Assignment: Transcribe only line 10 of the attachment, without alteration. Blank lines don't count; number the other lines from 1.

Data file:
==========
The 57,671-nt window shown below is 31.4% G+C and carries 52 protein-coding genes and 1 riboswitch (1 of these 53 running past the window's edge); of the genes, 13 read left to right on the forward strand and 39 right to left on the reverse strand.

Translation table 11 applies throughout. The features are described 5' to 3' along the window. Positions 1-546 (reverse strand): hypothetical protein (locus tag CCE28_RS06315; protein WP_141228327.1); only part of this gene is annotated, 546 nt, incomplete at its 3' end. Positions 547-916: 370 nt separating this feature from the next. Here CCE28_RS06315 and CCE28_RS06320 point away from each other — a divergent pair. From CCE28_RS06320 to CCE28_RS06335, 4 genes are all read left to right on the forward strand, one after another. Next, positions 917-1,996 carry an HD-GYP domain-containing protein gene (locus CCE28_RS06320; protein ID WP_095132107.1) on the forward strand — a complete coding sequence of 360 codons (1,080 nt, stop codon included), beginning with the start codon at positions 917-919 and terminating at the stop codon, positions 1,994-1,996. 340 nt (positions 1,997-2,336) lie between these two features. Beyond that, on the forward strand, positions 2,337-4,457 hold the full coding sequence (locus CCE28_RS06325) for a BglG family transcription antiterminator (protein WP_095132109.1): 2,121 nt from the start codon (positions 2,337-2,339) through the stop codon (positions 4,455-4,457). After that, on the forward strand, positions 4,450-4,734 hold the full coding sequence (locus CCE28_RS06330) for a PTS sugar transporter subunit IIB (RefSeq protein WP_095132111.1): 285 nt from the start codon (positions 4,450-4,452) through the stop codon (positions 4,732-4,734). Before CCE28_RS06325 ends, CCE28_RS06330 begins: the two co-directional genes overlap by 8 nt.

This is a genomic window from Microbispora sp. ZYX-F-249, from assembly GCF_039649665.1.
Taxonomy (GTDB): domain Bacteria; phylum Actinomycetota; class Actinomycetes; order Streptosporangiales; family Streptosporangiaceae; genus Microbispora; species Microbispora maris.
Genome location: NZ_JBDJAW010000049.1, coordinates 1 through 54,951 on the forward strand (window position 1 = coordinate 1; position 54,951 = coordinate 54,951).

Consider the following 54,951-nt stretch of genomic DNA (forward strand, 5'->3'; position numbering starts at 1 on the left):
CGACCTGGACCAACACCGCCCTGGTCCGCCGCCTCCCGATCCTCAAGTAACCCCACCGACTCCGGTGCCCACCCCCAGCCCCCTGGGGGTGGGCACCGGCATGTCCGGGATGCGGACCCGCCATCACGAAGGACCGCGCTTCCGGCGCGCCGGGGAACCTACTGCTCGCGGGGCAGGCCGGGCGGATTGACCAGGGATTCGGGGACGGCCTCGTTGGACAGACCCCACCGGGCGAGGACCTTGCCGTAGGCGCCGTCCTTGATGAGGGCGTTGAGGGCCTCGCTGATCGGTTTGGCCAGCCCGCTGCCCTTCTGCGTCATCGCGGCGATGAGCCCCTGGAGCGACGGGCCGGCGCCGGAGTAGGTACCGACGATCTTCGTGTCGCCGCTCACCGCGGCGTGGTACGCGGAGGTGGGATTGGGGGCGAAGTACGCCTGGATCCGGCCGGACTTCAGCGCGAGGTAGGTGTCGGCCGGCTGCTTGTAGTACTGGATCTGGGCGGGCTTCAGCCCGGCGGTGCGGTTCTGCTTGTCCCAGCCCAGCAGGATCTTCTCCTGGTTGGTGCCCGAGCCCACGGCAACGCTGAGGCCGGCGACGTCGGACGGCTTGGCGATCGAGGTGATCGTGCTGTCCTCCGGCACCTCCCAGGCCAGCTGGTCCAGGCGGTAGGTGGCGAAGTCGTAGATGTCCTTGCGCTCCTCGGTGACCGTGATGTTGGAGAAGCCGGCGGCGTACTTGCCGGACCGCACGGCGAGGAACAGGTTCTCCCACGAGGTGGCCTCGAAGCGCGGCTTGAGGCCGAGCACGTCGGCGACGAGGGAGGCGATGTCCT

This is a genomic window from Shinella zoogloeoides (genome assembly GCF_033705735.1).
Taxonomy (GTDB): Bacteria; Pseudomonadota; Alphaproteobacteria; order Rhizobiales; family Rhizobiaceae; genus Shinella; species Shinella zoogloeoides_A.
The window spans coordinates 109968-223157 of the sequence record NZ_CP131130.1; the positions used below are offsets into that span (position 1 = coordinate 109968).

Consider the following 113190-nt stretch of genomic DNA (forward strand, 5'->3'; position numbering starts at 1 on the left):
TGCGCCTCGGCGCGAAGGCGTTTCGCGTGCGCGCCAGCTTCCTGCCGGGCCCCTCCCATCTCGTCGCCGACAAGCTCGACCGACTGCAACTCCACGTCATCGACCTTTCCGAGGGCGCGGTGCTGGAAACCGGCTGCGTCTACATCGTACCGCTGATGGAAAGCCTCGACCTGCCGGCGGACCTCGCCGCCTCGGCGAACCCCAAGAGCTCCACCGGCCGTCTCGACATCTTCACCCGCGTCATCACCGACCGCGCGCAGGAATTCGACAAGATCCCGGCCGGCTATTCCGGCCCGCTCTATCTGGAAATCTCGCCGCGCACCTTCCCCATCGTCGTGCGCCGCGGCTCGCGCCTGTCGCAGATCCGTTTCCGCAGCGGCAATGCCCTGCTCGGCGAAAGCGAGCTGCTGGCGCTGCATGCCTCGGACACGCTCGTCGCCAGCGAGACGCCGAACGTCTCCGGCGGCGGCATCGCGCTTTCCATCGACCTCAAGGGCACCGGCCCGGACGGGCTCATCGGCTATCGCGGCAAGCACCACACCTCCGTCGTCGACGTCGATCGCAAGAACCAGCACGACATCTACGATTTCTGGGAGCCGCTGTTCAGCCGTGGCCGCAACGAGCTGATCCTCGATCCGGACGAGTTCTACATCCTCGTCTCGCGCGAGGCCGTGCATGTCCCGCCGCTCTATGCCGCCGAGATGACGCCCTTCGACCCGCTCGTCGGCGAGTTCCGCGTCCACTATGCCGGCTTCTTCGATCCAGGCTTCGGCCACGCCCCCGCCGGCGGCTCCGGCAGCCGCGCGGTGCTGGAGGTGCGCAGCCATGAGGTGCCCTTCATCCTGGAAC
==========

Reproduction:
The window spans coordinates 109968-223157 of the sequence record NZ_CP131130.1; the positions used below are offsets into that span (position 1 = coordinate 109968).